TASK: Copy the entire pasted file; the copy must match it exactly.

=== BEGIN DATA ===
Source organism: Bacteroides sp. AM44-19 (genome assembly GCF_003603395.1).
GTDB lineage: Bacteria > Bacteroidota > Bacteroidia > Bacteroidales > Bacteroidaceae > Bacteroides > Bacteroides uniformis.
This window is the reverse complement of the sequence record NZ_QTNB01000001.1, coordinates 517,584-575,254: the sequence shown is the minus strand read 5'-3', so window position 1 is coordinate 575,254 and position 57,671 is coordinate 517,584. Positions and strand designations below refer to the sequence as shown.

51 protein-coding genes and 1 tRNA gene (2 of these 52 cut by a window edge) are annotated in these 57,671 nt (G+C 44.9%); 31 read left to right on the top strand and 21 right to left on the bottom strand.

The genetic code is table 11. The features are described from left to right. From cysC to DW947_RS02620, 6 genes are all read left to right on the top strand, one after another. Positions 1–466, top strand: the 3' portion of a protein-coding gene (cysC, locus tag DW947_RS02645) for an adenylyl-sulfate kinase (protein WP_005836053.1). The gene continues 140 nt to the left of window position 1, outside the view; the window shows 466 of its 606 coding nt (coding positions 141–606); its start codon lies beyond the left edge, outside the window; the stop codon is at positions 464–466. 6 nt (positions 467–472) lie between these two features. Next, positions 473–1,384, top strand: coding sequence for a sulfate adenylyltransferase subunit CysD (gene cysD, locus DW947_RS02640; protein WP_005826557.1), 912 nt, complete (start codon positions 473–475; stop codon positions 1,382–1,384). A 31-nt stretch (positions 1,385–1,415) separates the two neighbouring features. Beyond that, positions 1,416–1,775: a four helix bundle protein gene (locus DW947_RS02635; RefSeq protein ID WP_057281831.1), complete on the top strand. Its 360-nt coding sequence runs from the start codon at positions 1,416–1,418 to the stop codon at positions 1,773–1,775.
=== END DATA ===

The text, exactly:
Source organism: Bacteroides sp. AM44-19 (genome assembly GCF_003603395.1).
GTDB lineage: Bacteria > Bacteroidota > Bacteroidia > Bacteroidales > Bacteroidaceae > Bacteroides > Bacteroides uniformis.
This window is the reverse complement of the sequence record NZ_QTNB01000001.1, coordinates 517,584-575,254: the sequence shown is the minus strand read 5'-3', so window position 1 is coordinate 575,254 and position 57,671 is coordinate 517,584. Positions and strand designations below refer to the sequence as shown.

51 protein-coding genes and 1 tRNA gene (2 of these 52 cut by a window edge) are annotated in these 57,671 nt (G+C 44.9%); 31 read left to right on the top strand and 21 right to left on the bottom strand.

The genetic code is table 11. The features are described from left to right. From cysC to DW947_RS02620, 6 genes are all read left to right on the top strand, one after another. Positions 1–466, top strand: the 3' portion of a protein-coding gene (cysC, locus tag DW947_RS02645) for an adenylyl-sulfate kinase (protein WP_005836053.1). The gene continues 140 nt to the left of window position 1, outside the view; the window shows 466 of its 606 coding nt (coding positions 141–606); its start codon lies beyond the left edge, outside the window; the stop codon is at positions 464–466. 6 nt (positions 467–472) lie between these two features. Next, positions 473–1,384, top strand: coding sequence for a sulfate adenylyltransferase subunit CysD (gene cysD, locus DW947_RS02640; protein WP_005826557.1), 912 nt, complete (start codon positions 473–475; stop codon positions 1,382–1,384). A 31-nt stretch (positions 1,385–1,415) separates the two neighbouring features. Beyond that, positions 1,416–1,775: a four helix bundle protein gene (locus DW947_RS02635; RefSeq protein ID WP_057281831.1), complete on the top strand. Its 360-nt coding sequence runs from the start codon at positions 1,416–1,418 to the stop codon at positions 1,773–1,775.